Culinary Arts

What Is Coriander (Cilantro)? How to Cook With Coriander Seeds and Cilantro Leaves

Written by MasterClass

May 9, 2019 • 3 min read

As an herb, coriander has always warranted a strong reaction—people either love it or hate it—but it's a plant that is useful in its entirety—from roots to seeds and leaves. Ground into a fine powder or left whole, coriander seeds are a warm spice that can be added to sweet and savory dishes in cuisines from across the world.

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What Is Coriander?

Coriander is an aromatic plant (Coriandrum sativum) in the parsley family. The fresh leaves of the plant are commonly called cilantro or Chinese parsley, and have a strong citrus flavor. The dried seeds are used whole or ground as a spice in European, Asian, Latin, and Indian dishes.

Coriander seeds also yield a beneficial essential oil, which aids in digestion, skin ailments, and anxiety.

Where Does Coriander Come From?

Coriander is native to regions from southern Europe and North Africa to southwestern Asia. It is one of the oldest herbs and spices recorded in history. The plant has mentions in the Bible, while seeds have been discovered in ruins from the Bronze age.

What Does Coriander Look Like?

One of the easiest mix-ups in the produce section is between Italian flat-leaf parsley and coriander leaves (cilantro). While they look similar, you’ll find that coriander leaves are more delicate with rounded serrations.

What Does Coriander (Cilantro) Taste Like?

The coriander leaves should taste refreshing, tart, and citrusy. Coriander seeds are the plant’s dried fruit, which can be used whole or ground. Its flavor is earthy, tart, and sweet with a floral aroma that releases when toasted.

Cilantro vs. Coriander: What’s the Difference Between Cilantro and Coriander?

Cilantro and coriander are actually just two different words for the same plant. The plant itself is called coriander, and coriander seeds are the dried seeds from the plant. The fresh, leafy bunches you see in the produce department are the greens and stems of the plant. The leaves are known as cilantro in US, while elsewhere in the world they are called coriander.

5 Culinary Uses of Coriander

Coriander powder is a common ingredient in Middle Eastern cooking, often combined with cumin and cinnamon. The subtle, nutty flavor of coriander seeds works best when used in spice blends, helping to pull together complex flavors.

  • Egyptian cuisine. You’ll find it in Egyptian dukkah and garam masala, combined with spices like cumin, cinnamon, and fennel.
  • Thai curries. The pungent roots of the coriander plant are used to add depth of flavor to Thai curry pastes and stir-fries.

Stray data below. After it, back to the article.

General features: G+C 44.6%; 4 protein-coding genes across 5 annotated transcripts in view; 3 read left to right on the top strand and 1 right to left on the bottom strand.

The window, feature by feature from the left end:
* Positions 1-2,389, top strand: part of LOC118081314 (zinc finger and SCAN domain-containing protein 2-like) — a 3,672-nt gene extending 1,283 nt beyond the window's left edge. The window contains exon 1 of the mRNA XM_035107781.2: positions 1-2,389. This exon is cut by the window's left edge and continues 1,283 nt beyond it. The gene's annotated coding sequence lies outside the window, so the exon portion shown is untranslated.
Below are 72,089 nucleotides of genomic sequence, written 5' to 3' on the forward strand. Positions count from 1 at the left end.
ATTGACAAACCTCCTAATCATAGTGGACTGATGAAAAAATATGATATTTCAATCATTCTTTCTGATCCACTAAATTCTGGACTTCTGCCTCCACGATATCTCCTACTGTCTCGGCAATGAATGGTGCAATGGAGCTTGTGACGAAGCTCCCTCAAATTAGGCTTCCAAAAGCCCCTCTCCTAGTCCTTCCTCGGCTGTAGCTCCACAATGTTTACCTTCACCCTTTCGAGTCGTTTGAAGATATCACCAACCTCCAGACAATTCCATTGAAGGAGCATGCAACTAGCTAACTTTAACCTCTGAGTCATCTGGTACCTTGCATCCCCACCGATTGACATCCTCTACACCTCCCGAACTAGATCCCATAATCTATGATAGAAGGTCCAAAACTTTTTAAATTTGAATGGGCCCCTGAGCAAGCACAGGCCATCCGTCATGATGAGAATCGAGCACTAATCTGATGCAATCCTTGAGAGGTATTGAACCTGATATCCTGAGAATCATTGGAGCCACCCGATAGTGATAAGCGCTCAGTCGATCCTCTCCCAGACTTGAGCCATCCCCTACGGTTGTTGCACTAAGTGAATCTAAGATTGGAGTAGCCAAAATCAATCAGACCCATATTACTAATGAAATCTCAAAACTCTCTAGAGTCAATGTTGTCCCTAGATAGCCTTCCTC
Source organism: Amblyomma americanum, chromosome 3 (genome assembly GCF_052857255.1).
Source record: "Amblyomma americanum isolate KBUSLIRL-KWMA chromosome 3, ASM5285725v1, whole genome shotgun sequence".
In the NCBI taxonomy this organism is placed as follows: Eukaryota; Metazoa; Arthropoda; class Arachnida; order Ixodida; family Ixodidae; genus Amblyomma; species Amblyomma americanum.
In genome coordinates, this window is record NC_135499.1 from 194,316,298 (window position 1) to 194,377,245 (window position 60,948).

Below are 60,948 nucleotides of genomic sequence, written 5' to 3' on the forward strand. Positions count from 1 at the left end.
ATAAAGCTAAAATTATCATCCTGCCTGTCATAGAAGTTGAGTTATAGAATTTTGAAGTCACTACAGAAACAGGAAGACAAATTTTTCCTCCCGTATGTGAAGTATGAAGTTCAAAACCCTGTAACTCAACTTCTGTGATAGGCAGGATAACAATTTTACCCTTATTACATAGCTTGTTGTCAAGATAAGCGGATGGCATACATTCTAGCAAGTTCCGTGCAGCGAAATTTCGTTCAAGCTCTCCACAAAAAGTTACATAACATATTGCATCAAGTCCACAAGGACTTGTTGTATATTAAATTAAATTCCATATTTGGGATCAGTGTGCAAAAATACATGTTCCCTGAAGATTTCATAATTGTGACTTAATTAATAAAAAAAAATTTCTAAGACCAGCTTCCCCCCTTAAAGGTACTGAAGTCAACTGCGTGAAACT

• Mexican dips. The coriander leaves (or fresh cilantro leaves) have a bright, citrus-like flavor, which makes them an idea finishing herb in Mexican salsas and guacamoles.
  • Vietnamese pho. The warming broth blanches fresh cilantro leaves, providing texture to Vietnamese pho bowls.
  • Chinese stir-fry. Cilantro tempers the heat of spicy peppers and brightens the flavor profile of fried meats in this Chinese cuisine classic.

5 Recipes That Use Coriander Seeds

  • Homemade Dill Pickles are cucumbers that have been pickled in a brine. The brine is typically made from a mixture of water, vinegar and salt combined with spices like coriander, dill seed, and red pepper flakes.
  • Chicken Tikka Masala is an Indian dish that features chicken cooked in a creamy tomato-based curry sauce. Coriander, garam masala, chili powder, and turmeric are commonly used spices in this dish. Make the perfect chicken tikka masala here.
  • Carrot and Coriander Soup is made of a blend of carrots, onions, cilantro, and ground coriander. The vegetables are seasoned with the spice, then sautéed until soft, and simmered with stock until tender. The soup is puréed in a blender until smooth and creamy.
  • Egyptian Dukkah is a tasty mix of toasted nuts, seeds, and spices that can be used in many ways: as a dip with bread, sprinkled over eggs, and crusted on fish. Common ingredients in this condiment are coriander, sesame seeds, fennel seeds, cumin seeds, nuts (pistachios, cashews, or pine nuts), salt, and black pepper.
  • All-Purpose Spice Rub can be used for grilling steak, chicken, fish and vegetables. A common blend of spices includes coriander, cumin, garlic powder, ground ginger, cinnamon, pepper, and paprika.

What Can You Substitute for Coriander?

  • Fennel, cumin or caraway seeds. If you’re out of whole coriander seeds, try replacing them with fennel, cumin, or caraway seeds.
  • Ground coriander. If a recipe calls for whole seeds but you only have ground coriander, swap out each teaspoon of coriander seed with ¾ teaspoon of ground coriander.